Come, ready Mother Earth

Help prepare Her new garden.

Not the end he desired,

But, this past season’s calling is complete,

Wisdom speaks and he lets go.

Downward, he gently falls

And, his job is complete

Gracefully, he alights.

Art and Haiku

We are artists the Fridays we attend. I am not an artist, but have the good fortune to have parents who contribute and are quite artistic. A number of the students are good artists as well. Our first artistic venture was Grid Art. I included a couple of pictures today with a little poetry along with images. I used my cell phone camera so I don’t think the pictures turned out well.

Bird 2

winged clouds above

contrasted against blueness

majestic in flight

Cosmos 2

Brilliant colour

Emerges from black richness

Ever expanding

Tolerance and Flexibility

Despite the weather, we had a great day. Many students do not attend Fridays. In past years, we attended every second Monday. Our administration changed that this year without consulting parents or me. I struggled with it for several months and made a dramatic shift a couple of months ago. I decided to devote Fridays to art i.e. drawing, painting, and building. I am not an artist in that sense, but was able to get access to resources from a friend who is an artist and an excellent teacher. The students enjoy the change. We built kites today and I felt a positive and life-giving energy in the room. I thought of this poem by Lao Tzu.

Living humans are soft and limber.

Dead they are hard and rigid.

Living, the 10, 000 grasses and wood species are soft and crisp.

So “hard” and “rigid” accompany death.

“Soft” and “limber” accompany life.

So if armies are coercive, they do not triumph.

When wood is strong, the axe comes out.

Strength and dominance reside below.

The soft and limber belong higher.

The Journey

I am not sure what my schedule is like for the rest of the afternoon, so I will post earlier than I normally do. I read quite a bit yesterday and one of the books I finished was by a friend, Deb E. Berg and is called Ja-Mya and the Journey. I taught two members of the Berg family and Deb was a founding member of our small school. Much of the underlying philosophy that led to this group of parents approaching educators with their idea of a different way of imagining a school and children’s learning is reflected in this book.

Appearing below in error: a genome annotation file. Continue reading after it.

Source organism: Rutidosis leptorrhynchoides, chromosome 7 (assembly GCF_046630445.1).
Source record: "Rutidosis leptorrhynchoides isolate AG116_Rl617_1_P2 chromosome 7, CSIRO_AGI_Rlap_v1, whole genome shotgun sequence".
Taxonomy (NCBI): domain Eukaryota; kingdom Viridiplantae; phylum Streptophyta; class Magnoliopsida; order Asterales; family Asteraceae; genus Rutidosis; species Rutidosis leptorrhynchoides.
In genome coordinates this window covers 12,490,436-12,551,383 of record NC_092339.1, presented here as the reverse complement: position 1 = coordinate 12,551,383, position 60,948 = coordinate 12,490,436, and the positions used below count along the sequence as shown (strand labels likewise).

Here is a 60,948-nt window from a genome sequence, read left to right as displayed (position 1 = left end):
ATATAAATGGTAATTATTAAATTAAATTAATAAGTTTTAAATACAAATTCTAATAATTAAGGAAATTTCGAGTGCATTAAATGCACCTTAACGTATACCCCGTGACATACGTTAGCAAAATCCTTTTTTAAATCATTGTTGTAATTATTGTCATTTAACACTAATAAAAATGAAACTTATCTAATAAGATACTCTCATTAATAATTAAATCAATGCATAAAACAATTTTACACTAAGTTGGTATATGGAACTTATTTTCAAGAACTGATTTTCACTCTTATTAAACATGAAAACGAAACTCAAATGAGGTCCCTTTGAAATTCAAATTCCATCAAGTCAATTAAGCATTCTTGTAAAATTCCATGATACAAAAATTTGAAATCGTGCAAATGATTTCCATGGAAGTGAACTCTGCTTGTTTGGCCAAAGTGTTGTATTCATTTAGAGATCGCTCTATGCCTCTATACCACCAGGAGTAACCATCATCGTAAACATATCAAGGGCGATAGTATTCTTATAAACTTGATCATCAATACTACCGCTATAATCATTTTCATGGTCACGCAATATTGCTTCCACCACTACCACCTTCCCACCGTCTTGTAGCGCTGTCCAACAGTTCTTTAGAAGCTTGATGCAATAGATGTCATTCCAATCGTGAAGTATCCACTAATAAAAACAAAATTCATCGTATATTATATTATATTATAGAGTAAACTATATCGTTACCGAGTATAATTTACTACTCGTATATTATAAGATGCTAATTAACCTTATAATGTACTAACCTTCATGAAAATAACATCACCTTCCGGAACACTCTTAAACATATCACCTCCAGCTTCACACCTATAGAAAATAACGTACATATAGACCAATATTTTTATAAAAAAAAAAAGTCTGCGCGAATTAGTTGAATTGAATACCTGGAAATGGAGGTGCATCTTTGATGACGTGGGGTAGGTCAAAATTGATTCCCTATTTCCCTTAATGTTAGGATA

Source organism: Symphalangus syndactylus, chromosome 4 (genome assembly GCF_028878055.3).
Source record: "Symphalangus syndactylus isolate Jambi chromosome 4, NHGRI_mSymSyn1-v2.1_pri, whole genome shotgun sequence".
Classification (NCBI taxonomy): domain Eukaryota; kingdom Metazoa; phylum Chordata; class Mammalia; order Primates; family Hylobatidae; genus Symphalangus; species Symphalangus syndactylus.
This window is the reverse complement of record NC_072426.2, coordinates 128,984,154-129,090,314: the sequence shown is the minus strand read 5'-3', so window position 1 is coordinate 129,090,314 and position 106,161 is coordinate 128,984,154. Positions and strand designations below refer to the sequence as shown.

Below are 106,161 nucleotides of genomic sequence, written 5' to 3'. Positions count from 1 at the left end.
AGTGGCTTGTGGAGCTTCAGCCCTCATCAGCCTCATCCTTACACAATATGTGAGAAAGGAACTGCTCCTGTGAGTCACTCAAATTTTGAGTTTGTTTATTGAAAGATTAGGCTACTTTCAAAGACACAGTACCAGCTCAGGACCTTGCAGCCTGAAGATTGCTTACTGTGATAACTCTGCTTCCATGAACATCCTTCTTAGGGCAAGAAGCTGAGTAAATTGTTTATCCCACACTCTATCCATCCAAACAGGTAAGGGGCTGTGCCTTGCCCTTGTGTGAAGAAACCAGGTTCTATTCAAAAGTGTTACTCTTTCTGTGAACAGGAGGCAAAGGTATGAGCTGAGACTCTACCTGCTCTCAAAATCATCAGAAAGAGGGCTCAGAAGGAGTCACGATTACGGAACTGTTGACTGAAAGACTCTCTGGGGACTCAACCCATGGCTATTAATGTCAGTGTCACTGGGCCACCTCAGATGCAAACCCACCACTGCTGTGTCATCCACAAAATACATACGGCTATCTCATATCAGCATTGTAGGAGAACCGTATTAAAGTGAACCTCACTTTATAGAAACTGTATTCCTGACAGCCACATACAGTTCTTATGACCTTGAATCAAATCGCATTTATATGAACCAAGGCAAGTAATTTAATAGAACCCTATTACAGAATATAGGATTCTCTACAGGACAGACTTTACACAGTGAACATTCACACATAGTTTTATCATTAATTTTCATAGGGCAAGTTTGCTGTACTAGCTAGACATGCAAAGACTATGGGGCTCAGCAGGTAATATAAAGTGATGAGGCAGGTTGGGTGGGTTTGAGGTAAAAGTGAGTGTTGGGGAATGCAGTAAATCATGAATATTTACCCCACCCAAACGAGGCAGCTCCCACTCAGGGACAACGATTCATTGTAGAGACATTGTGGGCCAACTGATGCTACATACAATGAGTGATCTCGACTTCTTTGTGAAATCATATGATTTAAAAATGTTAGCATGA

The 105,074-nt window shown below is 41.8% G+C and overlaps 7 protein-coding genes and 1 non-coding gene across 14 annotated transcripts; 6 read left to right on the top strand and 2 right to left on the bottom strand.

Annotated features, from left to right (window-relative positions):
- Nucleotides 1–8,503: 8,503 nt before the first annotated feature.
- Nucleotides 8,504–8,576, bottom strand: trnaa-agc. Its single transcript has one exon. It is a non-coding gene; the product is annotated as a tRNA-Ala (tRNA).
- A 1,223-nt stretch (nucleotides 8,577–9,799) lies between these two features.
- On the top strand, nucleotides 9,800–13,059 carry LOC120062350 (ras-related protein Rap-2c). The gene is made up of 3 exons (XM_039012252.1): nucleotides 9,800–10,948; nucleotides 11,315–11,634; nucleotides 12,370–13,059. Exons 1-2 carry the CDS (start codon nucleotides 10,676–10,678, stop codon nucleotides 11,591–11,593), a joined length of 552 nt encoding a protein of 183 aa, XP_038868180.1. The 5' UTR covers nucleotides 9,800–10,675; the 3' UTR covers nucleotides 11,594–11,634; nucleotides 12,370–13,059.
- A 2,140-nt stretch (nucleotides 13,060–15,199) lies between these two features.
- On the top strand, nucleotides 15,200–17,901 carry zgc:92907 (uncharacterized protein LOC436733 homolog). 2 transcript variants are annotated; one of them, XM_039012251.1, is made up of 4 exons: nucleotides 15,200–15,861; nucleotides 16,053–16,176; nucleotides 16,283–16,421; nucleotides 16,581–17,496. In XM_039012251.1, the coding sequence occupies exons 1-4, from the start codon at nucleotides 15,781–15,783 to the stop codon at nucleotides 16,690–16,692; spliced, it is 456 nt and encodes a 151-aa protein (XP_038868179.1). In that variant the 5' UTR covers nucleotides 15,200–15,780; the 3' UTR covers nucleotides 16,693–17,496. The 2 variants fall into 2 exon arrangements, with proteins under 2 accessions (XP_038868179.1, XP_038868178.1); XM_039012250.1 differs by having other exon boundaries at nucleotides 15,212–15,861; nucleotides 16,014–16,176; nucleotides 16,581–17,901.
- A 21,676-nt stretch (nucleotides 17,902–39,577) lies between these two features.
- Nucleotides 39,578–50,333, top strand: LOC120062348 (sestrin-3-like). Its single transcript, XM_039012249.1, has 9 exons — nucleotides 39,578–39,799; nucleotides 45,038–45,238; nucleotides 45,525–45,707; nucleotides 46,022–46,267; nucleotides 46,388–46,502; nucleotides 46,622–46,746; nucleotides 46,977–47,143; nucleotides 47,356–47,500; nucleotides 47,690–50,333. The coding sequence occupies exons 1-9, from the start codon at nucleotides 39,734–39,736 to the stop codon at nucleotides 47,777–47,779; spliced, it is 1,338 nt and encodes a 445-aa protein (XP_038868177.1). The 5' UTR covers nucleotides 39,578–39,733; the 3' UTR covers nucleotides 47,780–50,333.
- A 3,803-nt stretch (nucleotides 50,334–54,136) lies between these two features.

The book weaves story-telling reminiscent of classics such as The Chronicles of Narnia, Peter Pan, The Wizard of Oz, and many others. The two main characters, Teagen and Andrew, search for life’s meaning as two adolescents who embark on their summer vacation with their uncle. They search for their Heart’s Desire, explore deep and timeless questions adolescents ask, and enter a fourth dimension where time is not as we understand it. They witness two opposing worldviews: one of abundance and stewardship; the other of scarcity and depletion. They learn their greatest strengths are often their greatest weaknesses. The reader embarks on a journey with Teagen and Andrew as they learn about nature, connect to a new world through their imagination, and find wisdom. In a single afternoon, Andrew “fought a war, rode a dragon, wrote and performed a song while learning about my Heart’s desire.”

This book is about finding and integrating the contemporary with the traditional. It is about a real need to see legacy not through the eyes of adults, but through the eyes of children. What world do we choose to leave for them? What is our gift to them?

I leave you with the song Andrew wrote and performed at the end of the book:

Life begins, life ends,

Struggles come and go

What the Journey holds for each

Is something we cannot know.

Friends along the way,

Providing what we need

In companionship and wisdom

With varied type of deed.

One’s Heart’s Desire can only be found

When walking the road of life

No matter what we find it is

The awareness will bring less strife.

Emotion also finds its place

Along the Journey’s way

With welcoming and firm embrace

Wisdom will guide today.

Value, meaning, the hope of life

Shows in the time we take

To listen to a kinder voice

Love’s words to never forsake.

Life begins, life ends,

Struggles come and go

What the Journey holds for each

Is something we cannot know.

I would love to use this book in the form of a novel study or a reading project with junior high students.

Haiku Sampling

I have not posted haiku for a while. We wrote haiku as our last activity of the poetry unit. Whenever we write poems, I roam the classroom with a marker in hand. There are four whiteboards in the room and I write randomly as thoughts come. It helps students on two levels. I write poetry and it is not just them being told to do it. As well, I offer exemplars, some good and some less so. Here is a haiku sampling.

Water seeks freedom

Released from lethargy

Water plunges, plummets.

100_4206

Fry it in a pan

Friends for eggs and potatoes

Pig meat, oh soooo good!

Did I mention some were not great?

Fedora wearing

The coolest Rat Pack member

Sinatra maybe.

One student wears a fedora. I mentioned that it reminded me of the Rat Pack. He had no idea what that was or who Frank Sinatra was, but I told him it was cool to be compared to Frank Sinatra.